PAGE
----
An issue that surfaced repeatedly during the recent annual meeting of the Society for Imaging Informatics in Medicine had very little to do with imaging informatics technology and everything to do with how that technology is implemented: governance.
“Governance is the bedrock of any successful imaging enterprise strategy,” said panelist Louis M. Lannum, Cleveland Clinic, during the session “Governance: The Key to a Successful Enterprise Imaging Strategy,” on May 28, at National Harbor, Maryland.
Lannum, who has transitioned from the radiology department to information services as director of enterprise imaging, should know. Cleveland Clinic is well into an initiative to centralize the storage and management of images being generated not just in the radiology department, but throughout the enterprise. The endgame: EMR access to all of the images currently living on shelves, in drawers, on smartphones and on modalities outside of the radiology department.
To date, the Cleveland Clinic has identified 60 different departments that are generating images of all kinds and in all formats. Lannum and company have successfully image-enabled 30 of them.
“Most imaging IT initiatives fail because of a lack of effective governance,” Lannum said. “If you allow each department to create their own imaging strategy, you will be losing an important strategic advantage.”
To wit, this magnificent obsession is as much a political exercise as it is a technological one. For instance, Lannum said: “We don't go into any departments unless we have a physician champion.”
Readers are well advised to heed the hard-learned lessons of four pioneers currently at various stages of image-enabling their enterprises. In addition to Lannum, the panel included Amy J. Radonich, MS, CIIP, director of image management, UC San Diego Medical Center; Christopher Roth, MD, CIIP, director of enterprise image strategy, Duke University Health System, and Jonathan Shoemaker, RT®, CIIP, applications director, enterprise medical image management, Sutter Health.
Lannum identified three levels of governance:
- program governance to ensure strategic alignment of all departments;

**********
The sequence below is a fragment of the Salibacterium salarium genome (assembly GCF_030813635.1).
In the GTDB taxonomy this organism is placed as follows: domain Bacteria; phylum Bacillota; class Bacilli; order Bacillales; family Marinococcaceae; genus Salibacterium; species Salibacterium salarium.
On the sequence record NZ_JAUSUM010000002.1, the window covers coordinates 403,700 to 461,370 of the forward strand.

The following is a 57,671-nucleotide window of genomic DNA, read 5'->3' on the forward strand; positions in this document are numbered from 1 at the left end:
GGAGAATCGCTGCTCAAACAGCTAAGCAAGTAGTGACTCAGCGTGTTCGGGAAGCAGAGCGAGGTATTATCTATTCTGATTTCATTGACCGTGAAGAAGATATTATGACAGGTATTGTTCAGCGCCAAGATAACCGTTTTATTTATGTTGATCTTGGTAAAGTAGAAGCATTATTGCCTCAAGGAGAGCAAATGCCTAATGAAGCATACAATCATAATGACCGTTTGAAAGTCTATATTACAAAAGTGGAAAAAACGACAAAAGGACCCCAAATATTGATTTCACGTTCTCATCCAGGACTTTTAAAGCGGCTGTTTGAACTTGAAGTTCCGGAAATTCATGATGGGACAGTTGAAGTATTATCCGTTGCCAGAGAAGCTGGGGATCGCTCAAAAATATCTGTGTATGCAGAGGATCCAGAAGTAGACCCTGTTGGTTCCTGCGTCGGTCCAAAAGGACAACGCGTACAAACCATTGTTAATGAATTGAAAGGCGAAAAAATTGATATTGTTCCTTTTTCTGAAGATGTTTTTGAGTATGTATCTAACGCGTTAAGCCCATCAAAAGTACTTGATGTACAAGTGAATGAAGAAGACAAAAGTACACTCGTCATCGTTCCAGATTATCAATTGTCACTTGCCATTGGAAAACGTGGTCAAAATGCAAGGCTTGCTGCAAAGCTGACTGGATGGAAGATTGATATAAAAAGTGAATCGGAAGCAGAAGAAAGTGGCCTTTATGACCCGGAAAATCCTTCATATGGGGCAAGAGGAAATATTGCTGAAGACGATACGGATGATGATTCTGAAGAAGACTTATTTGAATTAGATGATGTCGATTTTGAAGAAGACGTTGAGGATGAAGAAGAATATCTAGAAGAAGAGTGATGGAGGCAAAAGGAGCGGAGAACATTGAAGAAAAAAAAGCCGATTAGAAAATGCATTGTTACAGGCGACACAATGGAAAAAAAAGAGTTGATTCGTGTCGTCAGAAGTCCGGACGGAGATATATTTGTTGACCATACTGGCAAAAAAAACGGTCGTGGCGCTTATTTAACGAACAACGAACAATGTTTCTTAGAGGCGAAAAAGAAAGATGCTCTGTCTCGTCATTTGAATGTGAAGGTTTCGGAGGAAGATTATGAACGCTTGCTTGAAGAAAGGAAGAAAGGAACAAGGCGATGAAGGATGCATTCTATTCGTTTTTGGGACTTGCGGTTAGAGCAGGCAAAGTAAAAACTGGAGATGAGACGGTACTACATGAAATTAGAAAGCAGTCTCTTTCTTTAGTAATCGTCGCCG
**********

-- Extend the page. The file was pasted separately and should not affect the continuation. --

- technology governance, to ensure that all images can be ingested in the vendor-neutral archive; and
- information governance, which refers to how the image’s metadata is managed, including how it is described and how it is associated with an order, an episode of care and a patient. (Radiology may be inclined to take metadata for granted because the DICOM standard automates the linkage of metadata with the image.)
Take a radiology-centric approach to enterprise imaging at your own risk, warned Radonich, who is in the process of implementing a VNA. “We were very unaware of how many ancillary departments did their own imaging, the ED, labor, orthopedics. We were always telling people why we couldn't do what they wanted, why we couldn't burn 200 CDs in two days. We didn't understand our customers. Enterprise imaging has to have input from all major stakeholders—oncology, orthopedics, neurosurgery—as well as patients.
“The bottom line we came to, in a very ugly manner, was that radiology is not the place to manage an enterprise imaging strategy,” she said.
The current enterprise archive team includes vice chair of radiology informatics as well as neurosurgery, oncology, orthopedics, trauma and the assistant chief patient experience officer. It reports to the senior director of peri-operative services up through the chief administrative officer, with funding that comes directly from the CFO.
“We do not report to IT proper,” she said. “We have found our ability to understand workflow has improved by being close to our customers.” For instance, neurosurgery physician leadership is pushes relentlessly for the ability to import MEG data.
The big tent
At Duke, the VNA and EMR are in place, and Roth is engaged in incorporating DICOM and non-DICOM images across the enterprise. Instead of having a central committee, the imaging project has three layers of governance and all comers are welcome as long as they check their specialty at the door. “We consider imaging no different than other forms of care,” said Roth.
The first layer of governance is responsible for understanding gaps and problems and translating requests across specialties. The second level drives physician orders and the prioritization of requests. The upper level, composed of vice chairs and enterprise IT, sets the vision.